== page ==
cBM MSC clones, derived from single cell sorts, were added in graded numbers to 96-well round-bottom plates and allowed to adhere for 24 hours prior to the addition of mouse splenocytes. The splenocytes were prepared from C57Bl/6 mice as described previously [29]. Cells were labelled using the CellTrace™ CFSE cell proliferation kit as per the manufacturer’s instructions (Molecular Probes®, Life Technologies, Carlsbad, CA, USA). Then 105 CFSE-labelled splenocytes were added to each well, T cells were stimulated with 0.5 μg/ml purified anti-mouse CD3 and CD28 antibodies (Affymetrix eBioscience, Santa Clara, CA, USA) and the co-cultures were incubated for 3 days. After incubation, cells were labelled with anti-mouse CD4-PE and CD8-APC antibodies (Becton Dickinson Biosciences) and T-cell proliferation was examined via flow cytometric analysis.

Statistical analysis

All experiments were repeated at least three times with independently collected samples and all values are displayed as mean ± standard deviation (SD) unless stated otherwise. Statistical comparisons were analysed with the Student’s t test or one-way analysis of variance (ANOVA) (GraphPad Prism v6; GraphPad Software Inc., La Jolla, CA, USA) and p <0.05 was considered statistically significant.

Results

Effect of culture duration on surface marker expression

Initial experiments were performed with cells processed from mouse cBM. Cells were cultured under hypoxic (5 % oxygen) conditions and after 7 days were collected and passaged. At this time (passage 1) they exhibited a fibroblast-like morphology typical of mMSCs. When analysed for CD45 expression, mMSC cultures contained >50 % CD45+ haematopoietic cells (Fig. 1a), in agreement with previously published reports [30, 31]. Subsequent passaging in hypoxia resulted in a significant reduction in contaminating CD45+ cells (Fig. 1a, b).
Fig. 1

Effect of culture duration on surface marker expression. a Flow cytometric analysis of CD45 expression by cBM cultures. Histograms show CD45 staining at the indicated passage numbers with the percent positive cells in each panel (white, solid line, CD45; tinted, dashed line, isotype control). b Summary of CD45 distribution at different passages. Values represent mean ± SD of at least three experiments. Significance testing was done using one-way ANOVA. *p <0.05, **p <0.01. c Cytogram display of FSC-A versus SSC-A for different CD45 subpopulations (grey, CD45; black, CD45+). CD45+ cells have lower SSC signals than CD45 cells. d Human MSC marker expression of gated CD45 cells from cBM during in-vitro passaging. Values represent mean ± SD of at least three experiments. Significance testing was done between passage 1 and passage 3 for CD73 (#), CD90 and CD105 (*). #/*p <0.05, Student’s t test. e Cytogram displaying the distribution of CD73 versus CD90 over passaging. Quadrants were placed based upon negative control samples in the lower left quadrant. The percent positive cells in each quadrant are shown. f Pie-chart representation of the distribution for CD73 versus CD90 of freshly-isolated cBM and fBM. Lower right panel shows the colour codes used to define the four subpopulations expressing CD73 or CD90. g Phenotypic evolution of mMSC markers: Sca-1 (left), CD44 (middle) and CD29 (right), in Sca-1 defined subpopulations in freshly-isolated cBM and fBM and cultured cBM preparations. Cultured cBM (lower panels) has been expanded in-vitro for two passages. cBM compact bone marrow, fBM flushed bone marrow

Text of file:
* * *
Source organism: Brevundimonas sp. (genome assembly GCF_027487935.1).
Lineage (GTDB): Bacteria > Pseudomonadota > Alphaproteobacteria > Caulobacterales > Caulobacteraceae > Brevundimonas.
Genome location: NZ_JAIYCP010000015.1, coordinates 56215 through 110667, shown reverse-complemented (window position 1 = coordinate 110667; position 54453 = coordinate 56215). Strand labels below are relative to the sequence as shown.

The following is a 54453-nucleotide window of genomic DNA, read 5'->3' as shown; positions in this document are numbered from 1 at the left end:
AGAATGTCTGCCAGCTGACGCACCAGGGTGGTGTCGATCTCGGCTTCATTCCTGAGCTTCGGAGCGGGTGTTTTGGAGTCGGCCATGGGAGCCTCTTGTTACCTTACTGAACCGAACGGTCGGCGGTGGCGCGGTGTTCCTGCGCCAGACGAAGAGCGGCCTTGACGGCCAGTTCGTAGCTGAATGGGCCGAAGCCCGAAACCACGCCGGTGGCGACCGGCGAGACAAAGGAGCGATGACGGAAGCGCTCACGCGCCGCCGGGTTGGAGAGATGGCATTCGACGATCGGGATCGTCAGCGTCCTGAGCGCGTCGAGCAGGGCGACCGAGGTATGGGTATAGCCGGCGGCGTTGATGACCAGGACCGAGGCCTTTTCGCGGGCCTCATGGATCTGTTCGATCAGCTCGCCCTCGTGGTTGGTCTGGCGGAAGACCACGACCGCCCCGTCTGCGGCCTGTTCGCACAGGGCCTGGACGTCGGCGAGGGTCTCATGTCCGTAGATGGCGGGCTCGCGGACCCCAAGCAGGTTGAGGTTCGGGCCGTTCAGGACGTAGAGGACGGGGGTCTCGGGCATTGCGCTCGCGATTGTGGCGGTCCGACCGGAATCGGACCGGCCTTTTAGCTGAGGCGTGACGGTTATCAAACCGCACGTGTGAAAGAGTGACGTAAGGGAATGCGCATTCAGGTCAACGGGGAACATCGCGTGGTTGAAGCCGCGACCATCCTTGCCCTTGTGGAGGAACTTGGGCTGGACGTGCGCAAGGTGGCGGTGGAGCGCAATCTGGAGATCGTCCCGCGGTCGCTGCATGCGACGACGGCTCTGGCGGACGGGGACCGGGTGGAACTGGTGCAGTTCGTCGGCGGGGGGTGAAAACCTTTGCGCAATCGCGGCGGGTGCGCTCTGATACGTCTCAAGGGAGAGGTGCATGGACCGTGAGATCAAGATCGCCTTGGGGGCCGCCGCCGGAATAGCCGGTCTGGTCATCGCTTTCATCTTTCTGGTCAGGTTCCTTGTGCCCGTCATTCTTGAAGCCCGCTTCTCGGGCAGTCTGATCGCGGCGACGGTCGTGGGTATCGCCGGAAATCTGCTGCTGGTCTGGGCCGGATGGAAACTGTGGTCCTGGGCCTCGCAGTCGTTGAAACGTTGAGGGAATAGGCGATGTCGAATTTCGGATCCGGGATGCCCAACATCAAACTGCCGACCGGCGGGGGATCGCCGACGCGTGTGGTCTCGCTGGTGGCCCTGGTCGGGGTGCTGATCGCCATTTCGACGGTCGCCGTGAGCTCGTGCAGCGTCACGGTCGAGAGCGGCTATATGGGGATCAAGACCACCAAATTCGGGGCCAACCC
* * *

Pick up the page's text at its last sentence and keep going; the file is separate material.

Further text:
The relative size (FSC-A) forward scatter area scaling and granularity (SSC-A) side scatter area scaling of the CD45+ and CD45 cell populations were compared (Fig. 1c). CD45+ and CD45 cells were indistinguishable by FSC-A, but CD45 cells had a consistently higher relative SSC-A value (1.5 ± 0.2) and this ratio remained unchanged with subsequent passaging (see Figure S2A in Additional file 6). Additional phenotypic analysis showed that CD45+ cells in these early passage cultures were mostly F4/80+CD31 myeloid cells (Figure S2B in Additional file 6).

Flow cytometric analysis was performed on CD45 cells using markers commonly used to characterise human MSCs, namely CD73, CD90 and CD105 [32]. Results obtained showed that there was a significant increase in the percentage of cells expressing CD73, from 6 % at passage 1 to 47 % at passage 3. In addition, the percentage of cells expressing CD105 increased from 20 % to 42 %. CD90 expression decreased slightly from 92 % to 85 %, over three passages (Fig. 1d). Multi-colour flow cytometric analysis of CD73 and CD90 expression allowed further characterisation of the observed phenotypic heterogeneity. As shown in Fig. 1e (left panel), at passage 1 88 % cells were CD90+ and CD73 whereas CD90 cells could be subdivided into 60 % CD73+ and 40 % CD73 subsets. By passage 3 (Fig. 1e, right panel) the 16 % CD90 cells were mostly CD73+ and the CD90CD73 cells (lower left quadrant) had essentially disappeared. CD105 and CD73 exhibited a similar staining progression (data not shown). Thus, as summarised in Fig. 1e, there is clearly a phenotypic evolution of surface marker expression on CD45 cells cultured under hypoxic conditions.